Our third subject, Jessica, whose film will be completed in the spring, speaks about this movie and the impact it had on her. Thank you guest blogger, Danielle Kuffler, for writing this review of the film.
The Burning Bed, a NBC TV film directed by Robert Greenwald, opens in the small town of Dansville, Michigan on March 9, 1977. Francine Hughes, played by Farah Fawcett, tells her three young children to wait in the car as she sets fire to the home where her husband, Mickey, is sleeping. Mickey burns with the house, and Francine turns herself in for murder.
The rest of the film portrays, in flashbacks told by Francine to her lawyer, the 14 years of brutal abuse she suffered at the hands of her husband. Concluding with her trial where she is found not guilty by reason of temporary insanity, the film reveals the many-faceted horrors of domestic abuse and the tragic outcome that seems inevitable in the face of a lifetime of violence.
Thirty years later, the film is still powerful in its careful depiction of the nuances of abuse. Francine’s story is not only horrifying, but it’s also frustrating. The tale is a slow build to the dramatic climax – she divorces Mickey early on in the film, but just can’t seem to get away. She takes the kids and moves into her own house, but later rents a place next door to Mickey to nurse him after he injures himself. She attempts to have him arrested, but the authorities don’t do much to help her. Without money or prospects, she is trapped in a cycle of violence: Mickey abuses her, he apologizes, his family and Francine’s mother encourage her to forgive him and fulfill her duties as his wife, she resists but gives in, he abuses her, and so on, until she is finally driven to destroy him.
Francine first meets Mickey at a party in 1963. They are classic stereotypes of young lovers: she is sweet, beautiful and innocent, while he is “really wild,” the restless rebel.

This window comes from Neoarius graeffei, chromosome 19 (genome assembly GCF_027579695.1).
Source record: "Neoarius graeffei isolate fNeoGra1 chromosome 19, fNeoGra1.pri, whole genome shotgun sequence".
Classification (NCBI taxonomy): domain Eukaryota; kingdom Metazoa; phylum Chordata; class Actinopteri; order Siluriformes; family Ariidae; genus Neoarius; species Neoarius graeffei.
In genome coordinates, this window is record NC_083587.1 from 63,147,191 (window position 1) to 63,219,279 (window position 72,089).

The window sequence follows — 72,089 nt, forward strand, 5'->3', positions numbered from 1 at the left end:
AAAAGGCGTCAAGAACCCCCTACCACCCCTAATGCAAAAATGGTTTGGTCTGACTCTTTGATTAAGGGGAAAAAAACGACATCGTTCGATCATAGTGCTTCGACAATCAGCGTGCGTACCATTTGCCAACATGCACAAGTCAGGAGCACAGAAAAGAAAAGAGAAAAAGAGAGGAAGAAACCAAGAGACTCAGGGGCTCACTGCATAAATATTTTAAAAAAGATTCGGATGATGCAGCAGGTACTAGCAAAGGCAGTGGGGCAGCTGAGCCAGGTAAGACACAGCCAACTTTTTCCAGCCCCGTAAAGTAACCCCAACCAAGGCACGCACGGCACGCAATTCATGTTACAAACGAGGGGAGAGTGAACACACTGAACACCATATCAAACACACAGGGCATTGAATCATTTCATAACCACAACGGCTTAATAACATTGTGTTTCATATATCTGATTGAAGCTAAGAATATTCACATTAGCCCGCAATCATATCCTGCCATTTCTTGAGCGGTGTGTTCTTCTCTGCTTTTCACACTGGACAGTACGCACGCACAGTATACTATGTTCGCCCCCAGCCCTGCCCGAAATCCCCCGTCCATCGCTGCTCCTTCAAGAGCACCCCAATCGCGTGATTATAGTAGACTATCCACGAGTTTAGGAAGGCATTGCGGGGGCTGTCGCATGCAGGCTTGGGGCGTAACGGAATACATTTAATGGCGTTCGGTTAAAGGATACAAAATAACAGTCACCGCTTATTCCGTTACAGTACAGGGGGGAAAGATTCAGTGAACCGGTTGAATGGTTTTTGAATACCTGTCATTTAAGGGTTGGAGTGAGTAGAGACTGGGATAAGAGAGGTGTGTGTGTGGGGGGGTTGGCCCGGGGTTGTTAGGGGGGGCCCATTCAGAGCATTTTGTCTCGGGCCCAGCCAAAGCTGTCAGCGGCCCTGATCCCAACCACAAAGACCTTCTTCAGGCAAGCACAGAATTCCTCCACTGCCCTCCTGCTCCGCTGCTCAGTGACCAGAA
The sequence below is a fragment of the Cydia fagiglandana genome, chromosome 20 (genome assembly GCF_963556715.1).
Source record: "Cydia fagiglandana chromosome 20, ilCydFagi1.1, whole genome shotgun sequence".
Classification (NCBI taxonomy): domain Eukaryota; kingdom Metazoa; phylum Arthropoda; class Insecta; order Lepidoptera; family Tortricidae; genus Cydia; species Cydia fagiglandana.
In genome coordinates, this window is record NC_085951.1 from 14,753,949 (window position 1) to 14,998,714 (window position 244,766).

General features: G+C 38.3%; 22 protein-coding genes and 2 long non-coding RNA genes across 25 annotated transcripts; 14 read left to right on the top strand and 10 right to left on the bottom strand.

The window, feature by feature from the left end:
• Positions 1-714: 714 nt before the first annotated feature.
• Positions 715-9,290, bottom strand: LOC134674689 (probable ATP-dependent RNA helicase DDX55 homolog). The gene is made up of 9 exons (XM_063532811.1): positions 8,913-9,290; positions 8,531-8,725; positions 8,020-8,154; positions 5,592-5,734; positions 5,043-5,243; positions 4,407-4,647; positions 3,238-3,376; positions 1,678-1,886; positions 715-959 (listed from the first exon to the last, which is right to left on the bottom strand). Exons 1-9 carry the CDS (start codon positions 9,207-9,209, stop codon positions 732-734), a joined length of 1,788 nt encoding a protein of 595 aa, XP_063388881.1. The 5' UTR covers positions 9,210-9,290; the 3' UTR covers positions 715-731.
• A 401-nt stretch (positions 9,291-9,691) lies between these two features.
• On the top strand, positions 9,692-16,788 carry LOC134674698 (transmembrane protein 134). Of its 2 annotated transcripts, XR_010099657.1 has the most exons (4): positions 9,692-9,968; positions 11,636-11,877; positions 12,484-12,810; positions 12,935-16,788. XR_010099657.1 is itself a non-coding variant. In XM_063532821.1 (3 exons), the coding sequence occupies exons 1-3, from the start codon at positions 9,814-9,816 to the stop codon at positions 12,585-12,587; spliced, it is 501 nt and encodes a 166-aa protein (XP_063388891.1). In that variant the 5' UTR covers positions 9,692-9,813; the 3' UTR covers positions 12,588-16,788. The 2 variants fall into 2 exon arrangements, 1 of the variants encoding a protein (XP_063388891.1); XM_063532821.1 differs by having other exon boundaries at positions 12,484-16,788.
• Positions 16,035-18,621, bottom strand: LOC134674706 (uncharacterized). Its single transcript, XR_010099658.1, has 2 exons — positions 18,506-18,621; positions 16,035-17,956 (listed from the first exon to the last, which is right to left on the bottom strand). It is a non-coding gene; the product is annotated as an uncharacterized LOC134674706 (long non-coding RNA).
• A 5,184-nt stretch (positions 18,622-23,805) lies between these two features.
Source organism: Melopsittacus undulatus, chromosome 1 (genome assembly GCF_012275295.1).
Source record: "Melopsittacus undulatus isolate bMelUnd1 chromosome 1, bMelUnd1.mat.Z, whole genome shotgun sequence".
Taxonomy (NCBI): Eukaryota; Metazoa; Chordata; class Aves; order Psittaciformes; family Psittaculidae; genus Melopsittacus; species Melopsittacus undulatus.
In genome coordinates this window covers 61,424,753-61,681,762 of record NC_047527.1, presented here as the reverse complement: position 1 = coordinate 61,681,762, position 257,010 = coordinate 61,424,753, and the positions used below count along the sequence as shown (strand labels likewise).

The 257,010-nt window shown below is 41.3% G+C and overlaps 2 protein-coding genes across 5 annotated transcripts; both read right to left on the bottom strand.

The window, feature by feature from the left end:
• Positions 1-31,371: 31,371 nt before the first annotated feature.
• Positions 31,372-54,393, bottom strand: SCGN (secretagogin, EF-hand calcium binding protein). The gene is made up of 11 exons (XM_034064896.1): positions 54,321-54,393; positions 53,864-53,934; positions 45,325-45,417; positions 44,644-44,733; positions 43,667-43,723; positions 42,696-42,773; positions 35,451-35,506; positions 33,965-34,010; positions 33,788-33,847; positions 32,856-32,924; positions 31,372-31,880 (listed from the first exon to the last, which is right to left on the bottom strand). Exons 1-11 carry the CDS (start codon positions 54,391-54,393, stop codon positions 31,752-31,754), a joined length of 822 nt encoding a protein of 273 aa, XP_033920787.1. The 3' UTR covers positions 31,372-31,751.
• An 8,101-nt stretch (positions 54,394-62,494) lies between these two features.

She approaches him, refuses a cigarette but tells him she’s “not afraid of anything,” and soon enough they are slow dancing and making plans for a second date.
Mickey psychologically forces Francine into sex before marriage, telling her she will “destroy” him if she won’t give in. After marriage he drifts from job to job and becomes a heavy drinker, never taking on the traditional male role of provider and patriarch. He lashes out against impotence at the one thing he can control: his relationship with Francine. He objectifies and beats her whenever he is down. After every outburst, he slinks back to her, seeking her forgiveness and love to mend his delicate ego.
Guilty over losing her virginity and pressured by the women around her, Francine forces herself into marriage and motherhood. Her independence and identity are constantly under threat, and her ultimate triumph over Mickey is fraught with guilt. Before her trial, she tells her lawyer: “I loved him. I did.” Francine reacted to an extreme situation with an extreme action, but it seems she will never escape the psychological damage.
In 1984, Francine’s story offered a perspective rarely heard, and The Burning Bed sparked national attention to the plight of domestic violence victims everywhere. The opening line of the film speaks to the destruction of identity that is the result of abuse: “I felt like I was watching myself.” Today, the film is a reminder of how far we have come in recognizing and taking action against domestic violence, and how far we still have to go when it comes to equality and rights for all.
Danielle Kuffler, an Arizona native recently transplanted to Southern California, is a reader, writer and researcher with concerns about women’s rights.